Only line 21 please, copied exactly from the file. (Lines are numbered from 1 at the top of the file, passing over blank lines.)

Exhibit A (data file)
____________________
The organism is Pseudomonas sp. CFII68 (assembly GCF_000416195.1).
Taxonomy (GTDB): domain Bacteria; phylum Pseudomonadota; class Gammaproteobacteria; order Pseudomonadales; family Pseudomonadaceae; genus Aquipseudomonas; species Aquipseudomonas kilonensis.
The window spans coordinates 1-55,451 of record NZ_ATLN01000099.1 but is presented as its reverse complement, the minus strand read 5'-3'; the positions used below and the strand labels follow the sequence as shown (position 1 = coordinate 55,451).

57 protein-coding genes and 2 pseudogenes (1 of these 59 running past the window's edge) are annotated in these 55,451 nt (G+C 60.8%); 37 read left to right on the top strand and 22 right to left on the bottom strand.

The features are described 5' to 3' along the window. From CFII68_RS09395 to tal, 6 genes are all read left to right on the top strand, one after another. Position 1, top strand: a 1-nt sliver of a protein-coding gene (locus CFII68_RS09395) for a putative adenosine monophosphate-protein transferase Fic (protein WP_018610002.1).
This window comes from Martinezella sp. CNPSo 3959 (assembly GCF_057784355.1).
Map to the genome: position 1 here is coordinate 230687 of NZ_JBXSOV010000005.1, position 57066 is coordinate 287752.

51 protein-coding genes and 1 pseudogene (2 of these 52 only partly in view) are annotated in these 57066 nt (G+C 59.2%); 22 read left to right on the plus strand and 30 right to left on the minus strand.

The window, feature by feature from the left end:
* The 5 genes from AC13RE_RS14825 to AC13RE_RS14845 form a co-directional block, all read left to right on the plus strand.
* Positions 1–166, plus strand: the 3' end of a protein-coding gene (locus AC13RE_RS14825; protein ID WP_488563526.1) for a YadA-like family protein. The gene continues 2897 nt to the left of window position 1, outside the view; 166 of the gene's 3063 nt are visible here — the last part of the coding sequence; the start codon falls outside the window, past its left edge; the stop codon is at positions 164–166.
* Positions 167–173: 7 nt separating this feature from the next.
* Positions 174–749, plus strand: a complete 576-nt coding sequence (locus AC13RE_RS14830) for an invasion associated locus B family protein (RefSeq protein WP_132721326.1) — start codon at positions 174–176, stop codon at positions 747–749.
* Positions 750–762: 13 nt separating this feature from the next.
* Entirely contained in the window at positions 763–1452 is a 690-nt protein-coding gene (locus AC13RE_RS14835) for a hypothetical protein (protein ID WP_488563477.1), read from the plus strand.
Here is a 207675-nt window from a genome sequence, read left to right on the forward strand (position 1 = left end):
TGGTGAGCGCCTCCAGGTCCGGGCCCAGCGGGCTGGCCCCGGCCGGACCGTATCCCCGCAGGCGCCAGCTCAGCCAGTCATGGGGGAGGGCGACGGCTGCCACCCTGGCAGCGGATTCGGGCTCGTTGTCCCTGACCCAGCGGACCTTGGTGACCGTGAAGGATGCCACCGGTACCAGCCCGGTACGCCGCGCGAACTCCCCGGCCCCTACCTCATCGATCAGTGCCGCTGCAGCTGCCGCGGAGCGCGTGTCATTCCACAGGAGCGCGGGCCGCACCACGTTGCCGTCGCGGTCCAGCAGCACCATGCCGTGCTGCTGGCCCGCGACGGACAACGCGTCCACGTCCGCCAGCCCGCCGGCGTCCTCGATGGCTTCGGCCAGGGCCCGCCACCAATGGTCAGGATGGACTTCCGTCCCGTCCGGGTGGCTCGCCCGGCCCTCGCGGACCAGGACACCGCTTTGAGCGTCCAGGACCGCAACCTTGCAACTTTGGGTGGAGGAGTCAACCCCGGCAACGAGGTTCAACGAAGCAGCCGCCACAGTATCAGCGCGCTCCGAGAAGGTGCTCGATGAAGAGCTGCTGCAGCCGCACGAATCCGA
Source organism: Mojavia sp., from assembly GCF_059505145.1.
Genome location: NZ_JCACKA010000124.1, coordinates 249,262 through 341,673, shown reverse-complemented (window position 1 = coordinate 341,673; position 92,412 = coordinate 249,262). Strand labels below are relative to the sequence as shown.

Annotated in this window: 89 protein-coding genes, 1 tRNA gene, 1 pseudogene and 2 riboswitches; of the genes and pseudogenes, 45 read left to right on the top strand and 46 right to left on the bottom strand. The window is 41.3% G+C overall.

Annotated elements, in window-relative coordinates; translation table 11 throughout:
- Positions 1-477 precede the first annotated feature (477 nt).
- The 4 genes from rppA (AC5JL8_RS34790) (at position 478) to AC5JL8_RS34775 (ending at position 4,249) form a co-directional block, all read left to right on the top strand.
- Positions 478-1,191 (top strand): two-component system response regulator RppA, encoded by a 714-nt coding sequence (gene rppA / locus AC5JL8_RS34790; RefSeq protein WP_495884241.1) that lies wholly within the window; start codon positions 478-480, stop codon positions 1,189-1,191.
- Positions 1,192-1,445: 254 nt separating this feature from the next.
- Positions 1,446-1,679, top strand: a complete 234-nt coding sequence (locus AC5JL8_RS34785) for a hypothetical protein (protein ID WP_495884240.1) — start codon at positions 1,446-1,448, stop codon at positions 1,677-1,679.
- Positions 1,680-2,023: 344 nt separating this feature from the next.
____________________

Annotated elements, in window-relative coordinates; translation table 11 throughout: